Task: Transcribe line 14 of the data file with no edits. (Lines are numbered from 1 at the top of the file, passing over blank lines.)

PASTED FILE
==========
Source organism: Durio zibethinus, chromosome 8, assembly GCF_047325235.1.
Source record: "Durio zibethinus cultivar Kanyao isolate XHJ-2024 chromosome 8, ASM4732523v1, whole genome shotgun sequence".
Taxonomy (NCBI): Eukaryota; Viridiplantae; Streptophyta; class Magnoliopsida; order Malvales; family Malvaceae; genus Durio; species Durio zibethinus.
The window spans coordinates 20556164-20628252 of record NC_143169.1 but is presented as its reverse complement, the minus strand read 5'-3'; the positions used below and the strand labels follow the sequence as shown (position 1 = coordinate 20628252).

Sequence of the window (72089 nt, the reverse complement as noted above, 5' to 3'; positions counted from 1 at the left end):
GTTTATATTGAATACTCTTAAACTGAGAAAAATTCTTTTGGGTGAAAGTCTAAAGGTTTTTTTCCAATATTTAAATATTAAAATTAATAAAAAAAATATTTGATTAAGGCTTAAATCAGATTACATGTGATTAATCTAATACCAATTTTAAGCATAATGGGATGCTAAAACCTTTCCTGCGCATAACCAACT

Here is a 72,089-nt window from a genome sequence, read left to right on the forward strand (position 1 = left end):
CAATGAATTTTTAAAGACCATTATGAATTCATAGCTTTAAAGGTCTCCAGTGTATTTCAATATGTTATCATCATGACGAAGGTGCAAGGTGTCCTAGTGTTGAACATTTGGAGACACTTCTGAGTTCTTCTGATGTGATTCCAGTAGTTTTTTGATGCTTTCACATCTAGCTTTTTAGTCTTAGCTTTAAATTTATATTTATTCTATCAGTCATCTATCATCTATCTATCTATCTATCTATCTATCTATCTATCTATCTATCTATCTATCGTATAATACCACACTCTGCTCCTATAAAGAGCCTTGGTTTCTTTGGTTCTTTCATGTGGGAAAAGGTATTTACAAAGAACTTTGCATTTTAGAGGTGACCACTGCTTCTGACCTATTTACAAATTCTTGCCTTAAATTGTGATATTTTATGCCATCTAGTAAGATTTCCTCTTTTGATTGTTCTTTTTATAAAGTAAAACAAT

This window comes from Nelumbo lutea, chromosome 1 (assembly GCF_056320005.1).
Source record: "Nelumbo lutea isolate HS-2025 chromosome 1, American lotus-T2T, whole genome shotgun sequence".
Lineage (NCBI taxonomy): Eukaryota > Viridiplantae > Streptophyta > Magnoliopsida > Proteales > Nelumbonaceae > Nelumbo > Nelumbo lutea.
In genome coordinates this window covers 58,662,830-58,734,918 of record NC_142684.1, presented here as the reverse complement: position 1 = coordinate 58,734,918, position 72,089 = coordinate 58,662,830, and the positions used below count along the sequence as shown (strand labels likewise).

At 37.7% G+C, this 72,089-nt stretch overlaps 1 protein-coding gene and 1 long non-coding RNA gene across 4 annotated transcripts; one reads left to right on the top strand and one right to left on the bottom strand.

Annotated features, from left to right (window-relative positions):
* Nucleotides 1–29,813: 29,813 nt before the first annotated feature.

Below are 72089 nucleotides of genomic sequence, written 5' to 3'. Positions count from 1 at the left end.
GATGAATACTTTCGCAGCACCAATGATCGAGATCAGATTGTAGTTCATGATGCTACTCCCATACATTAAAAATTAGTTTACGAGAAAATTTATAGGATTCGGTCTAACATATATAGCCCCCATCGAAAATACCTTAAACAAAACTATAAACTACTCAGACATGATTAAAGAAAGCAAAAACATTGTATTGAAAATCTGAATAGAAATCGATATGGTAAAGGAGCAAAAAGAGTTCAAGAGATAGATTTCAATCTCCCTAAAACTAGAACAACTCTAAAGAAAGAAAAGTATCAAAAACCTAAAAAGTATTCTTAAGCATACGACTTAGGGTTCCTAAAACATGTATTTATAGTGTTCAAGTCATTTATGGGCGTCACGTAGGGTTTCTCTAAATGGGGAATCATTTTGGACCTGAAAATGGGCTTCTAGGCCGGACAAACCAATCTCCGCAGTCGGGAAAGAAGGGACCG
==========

Annotated features, from left to right (window-relative positions):